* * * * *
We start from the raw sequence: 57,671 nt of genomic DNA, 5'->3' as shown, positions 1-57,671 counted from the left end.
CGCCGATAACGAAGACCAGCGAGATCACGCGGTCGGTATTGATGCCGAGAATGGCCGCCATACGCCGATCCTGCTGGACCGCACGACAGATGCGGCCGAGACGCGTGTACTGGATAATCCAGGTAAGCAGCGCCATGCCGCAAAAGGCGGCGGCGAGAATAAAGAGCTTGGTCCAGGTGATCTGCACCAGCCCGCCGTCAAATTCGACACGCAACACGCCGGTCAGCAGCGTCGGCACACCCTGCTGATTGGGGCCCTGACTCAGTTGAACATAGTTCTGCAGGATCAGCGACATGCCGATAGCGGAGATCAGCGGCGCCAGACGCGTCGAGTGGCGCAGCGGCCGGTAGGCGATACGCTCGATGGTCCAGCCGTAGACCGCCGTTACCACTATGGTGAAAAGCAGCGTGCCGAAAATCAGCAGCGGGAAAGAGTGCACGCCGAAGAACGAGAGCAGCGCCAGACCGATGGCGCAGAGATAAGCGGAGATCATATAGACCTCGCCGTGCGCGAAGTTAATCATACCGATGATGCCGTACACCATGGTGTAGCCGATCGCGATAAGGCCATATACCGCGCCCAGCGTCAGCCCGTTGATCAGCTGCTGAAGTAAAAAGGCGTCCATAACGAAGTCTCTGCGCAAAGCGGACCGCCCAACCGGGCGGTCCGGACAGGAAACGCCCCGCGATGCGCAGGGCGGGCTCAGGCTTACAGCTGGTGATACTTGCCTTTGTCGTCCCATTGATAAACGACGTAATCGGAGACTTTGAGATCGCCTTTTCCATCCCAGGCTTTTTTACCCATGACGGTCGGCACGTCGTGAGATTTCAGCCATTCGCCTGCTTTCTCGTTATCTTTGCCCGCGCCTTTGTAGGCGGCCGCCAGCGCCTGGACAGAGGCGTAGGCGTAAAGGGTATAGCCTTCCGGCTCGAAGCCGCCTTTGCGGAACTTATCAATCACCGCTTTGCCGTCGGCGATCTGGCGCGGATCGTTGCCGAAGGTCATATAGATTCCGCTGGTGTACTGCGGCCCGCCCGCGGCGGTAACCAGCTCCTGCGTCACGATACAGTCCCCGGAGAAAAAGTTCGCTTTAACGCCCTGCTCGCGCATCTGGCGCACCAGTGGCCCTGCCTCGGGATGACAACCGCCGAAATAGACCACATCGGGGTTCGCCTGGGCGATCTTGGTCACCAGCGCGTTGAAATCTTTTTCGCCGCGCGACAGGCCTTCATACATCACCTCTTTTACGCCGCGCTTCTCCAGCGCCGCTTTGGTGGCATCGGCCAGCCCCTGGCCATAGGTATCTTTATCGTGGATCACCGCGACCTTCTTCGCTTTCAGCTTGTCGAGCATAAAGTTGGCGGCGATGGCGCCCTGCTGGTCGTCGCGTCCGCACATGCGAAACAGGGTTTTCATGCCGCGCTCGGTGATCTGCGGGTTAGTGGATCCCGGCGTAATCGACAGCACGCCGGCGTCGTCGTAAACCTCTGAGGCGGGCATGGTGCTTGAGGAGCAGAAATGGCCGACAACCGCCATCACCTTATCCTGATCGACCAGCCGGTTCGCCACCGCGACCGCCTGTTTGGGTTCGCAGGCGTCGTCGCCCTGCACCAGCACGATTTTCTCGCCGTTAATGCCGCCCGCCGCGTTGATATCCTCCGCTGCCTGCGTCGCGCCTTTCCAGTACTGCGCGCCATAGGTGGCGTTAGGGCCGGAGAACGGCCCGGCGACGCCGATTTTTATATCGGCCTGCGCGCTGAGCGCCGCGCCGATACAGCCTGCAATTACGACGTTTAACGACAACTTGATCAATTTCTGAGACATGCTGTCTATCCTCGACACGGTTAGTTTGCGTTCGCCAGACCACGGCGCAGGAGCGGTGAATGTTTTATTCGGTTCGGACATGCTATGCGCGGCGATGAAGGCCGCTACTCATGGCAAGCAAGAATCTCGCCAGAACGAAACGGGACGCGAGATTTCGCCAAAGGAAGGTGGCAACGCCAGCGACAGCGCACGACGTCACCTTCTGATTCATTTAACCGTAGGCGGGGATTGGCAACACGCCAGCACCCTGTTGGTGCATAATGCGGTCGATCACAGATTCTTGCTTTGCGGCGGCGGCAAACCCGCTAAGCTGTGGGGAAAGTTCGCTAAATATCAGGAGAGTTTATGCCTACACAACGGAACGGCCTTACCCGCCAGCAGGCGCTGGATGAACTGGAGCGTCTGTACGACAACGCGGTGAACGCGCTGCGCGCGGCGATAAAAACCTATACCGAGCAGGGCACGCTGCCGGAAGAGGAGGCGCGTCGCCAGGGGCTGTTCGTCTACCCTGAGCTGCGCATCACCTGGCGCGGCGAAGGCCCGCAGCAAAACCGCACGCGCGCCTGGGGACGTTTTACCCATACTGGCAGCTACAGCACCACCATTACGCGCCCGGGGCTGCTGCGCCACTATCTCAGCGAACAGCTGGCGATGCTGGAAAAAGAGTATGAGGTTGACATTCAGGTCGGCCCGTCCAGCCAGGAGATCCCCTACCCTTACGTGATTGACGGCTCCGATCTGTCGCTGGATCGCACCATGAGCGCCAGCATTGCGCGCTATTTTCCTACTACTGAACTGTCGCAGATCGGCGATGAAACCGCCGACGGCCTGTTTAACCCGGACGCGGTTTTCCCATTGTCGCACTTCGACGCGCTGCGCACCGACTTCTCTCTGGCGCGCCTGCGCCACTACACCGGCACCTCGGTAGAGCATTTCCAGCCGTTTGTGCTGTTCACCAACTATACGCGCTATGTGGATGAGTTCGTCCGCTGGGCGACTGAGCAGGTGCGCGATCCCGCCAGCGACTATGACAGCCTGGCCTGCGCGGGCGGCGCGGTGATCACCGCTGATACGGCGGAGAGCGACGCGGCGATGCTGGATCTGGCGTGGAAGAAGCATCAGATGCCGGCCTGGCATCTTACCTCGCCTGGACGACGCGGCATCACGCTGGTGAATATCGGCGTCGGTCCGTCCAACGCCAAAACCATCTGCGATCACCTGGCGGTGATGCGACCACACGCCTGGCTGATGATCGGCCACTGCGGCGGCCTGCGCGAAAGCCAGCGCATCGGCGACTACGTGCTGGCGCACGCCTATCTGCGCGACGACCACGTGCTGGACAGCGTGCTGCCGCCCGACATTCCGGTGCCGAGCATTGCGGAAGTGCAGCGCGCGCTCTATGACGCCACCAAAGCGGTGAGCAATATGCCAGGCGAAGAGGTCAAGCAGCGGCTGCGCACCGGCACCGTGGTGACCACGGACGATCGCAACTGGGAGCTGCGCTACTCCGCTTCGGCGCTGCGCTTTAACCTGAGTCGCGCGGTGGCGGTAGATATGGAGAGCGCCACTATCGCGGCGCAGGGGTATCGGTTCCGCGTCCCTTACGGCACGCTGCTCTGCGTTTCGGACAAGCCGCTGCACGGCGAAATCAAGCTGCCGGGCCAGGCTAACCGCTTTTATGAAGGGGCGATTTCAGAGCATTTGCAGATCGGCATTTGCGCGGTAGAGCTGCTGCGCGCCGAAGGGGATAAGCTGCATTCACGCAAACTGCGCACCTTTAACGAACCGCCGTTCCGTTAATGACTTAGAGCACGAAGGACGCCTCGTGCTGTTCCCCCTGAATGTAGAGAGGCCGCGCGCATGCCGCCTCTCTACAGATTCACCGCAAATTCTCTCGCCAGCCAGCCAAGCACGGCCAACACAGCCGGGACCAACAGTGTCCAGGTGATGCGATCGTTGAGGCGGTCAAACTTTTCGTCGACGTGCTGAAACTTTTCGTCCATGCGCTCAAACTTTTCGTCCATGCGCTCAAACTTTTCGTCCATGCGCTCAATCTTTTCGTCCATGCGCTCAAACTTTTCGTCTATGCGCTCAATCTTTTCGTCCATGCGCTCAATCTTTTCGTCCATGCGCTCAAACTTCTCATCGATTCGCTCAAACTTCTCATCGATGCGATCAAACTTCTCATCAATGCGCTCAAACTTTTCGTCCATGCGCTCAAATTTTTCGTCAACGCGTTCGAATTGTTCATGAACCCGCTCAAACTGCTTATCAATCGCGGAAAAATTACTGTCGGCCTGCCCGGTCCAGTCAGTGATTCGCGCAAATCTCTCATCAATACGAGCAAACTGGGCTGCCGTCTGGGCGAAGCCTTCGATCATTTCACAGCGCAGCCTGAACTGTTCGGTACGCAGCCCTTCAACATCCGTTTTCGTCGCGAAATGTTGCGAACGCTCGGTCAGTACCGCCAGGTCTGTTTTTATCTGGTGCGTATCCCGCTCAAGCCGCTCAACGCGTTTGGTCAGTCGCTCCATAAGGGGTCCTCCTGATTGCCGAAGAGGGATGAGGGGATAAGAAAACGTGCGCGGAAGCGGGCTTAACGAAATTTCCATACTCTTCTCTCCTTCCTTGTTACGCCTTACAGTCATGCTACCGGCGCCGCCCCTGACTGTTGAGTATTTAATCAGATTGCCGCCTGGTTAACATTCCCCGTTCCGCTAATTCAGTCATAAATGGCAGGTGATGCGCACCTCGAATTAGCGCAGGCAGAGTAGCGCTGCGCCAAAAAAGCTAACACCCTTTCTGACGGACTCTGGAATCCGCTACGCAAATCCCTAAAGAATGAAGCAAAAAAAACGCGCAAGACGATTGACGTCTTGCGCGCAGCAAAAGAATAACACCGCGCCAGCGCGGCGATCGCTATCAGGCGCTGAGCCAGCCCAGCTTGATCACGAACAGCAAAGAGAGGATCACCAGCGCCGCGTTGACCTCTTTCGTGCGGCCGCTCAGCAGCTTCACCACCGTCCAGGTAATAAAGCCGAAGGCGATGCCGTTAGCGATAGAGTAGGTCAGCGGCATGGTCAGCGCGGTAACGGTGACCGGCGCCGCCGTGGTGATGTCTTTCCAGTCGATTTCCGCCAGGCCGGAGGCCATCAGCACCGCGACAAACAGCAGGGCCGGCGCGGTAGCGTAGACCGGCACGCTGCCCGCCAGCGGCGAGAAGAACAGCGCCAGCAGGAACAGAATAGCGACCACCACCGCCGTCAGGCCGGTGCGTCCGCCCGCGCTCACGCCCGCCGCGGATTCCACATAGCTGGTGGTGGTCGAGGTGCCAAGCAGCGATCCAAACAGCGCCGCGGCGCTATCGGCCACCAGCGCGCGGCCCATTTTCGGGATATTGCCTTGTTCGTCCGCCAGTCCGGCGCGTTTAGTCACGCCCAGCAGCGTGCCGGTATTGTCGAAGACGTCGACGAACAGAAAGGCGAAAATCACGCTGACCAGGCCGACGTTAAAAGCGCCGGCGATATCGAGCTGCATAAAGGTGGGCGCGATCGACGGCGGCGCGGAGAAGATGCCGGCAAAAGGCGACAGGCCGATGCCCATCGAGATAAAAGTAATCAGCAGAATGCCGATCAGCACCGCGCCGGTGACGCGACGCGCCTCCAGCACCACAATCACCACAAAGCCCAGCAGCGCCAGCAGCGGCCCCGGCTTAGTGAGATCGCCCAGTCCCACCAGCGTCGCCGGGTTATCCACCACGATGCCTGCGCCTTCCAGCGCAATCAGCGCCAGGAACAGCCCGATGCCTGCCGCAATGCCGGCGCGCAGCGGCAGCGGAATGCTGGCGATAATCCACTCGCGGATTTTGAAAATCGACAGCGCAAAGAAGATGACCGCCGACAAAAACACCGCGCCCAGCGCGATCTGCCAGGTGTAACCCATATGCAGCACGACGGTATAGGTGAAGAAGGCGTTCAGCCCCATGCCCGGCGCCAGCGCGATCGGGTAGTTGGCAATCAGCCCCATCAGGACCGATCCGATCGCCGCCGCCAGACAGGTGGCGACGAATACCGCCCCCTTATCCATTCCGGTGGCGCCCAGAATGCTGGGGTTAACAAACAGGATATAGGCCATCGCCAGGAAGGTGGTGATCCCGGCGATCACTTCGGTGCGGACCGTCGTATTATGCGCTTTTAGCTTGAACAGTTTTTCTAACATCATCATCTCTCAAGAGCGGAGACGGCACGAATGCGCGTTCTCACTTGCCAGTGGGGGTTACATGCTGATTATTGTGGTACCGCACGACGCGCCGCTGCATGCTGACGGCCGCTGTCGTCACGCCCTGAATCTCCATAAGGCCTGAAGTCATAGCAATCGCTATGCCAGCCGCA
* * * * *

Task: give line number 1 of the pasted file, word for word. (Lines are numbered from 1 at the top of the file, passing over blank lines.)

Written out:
We start from the raw sequence: 57,671 nt of genomic DNA, 5'->3' as shown, positions 1-57,671 counted from the left end.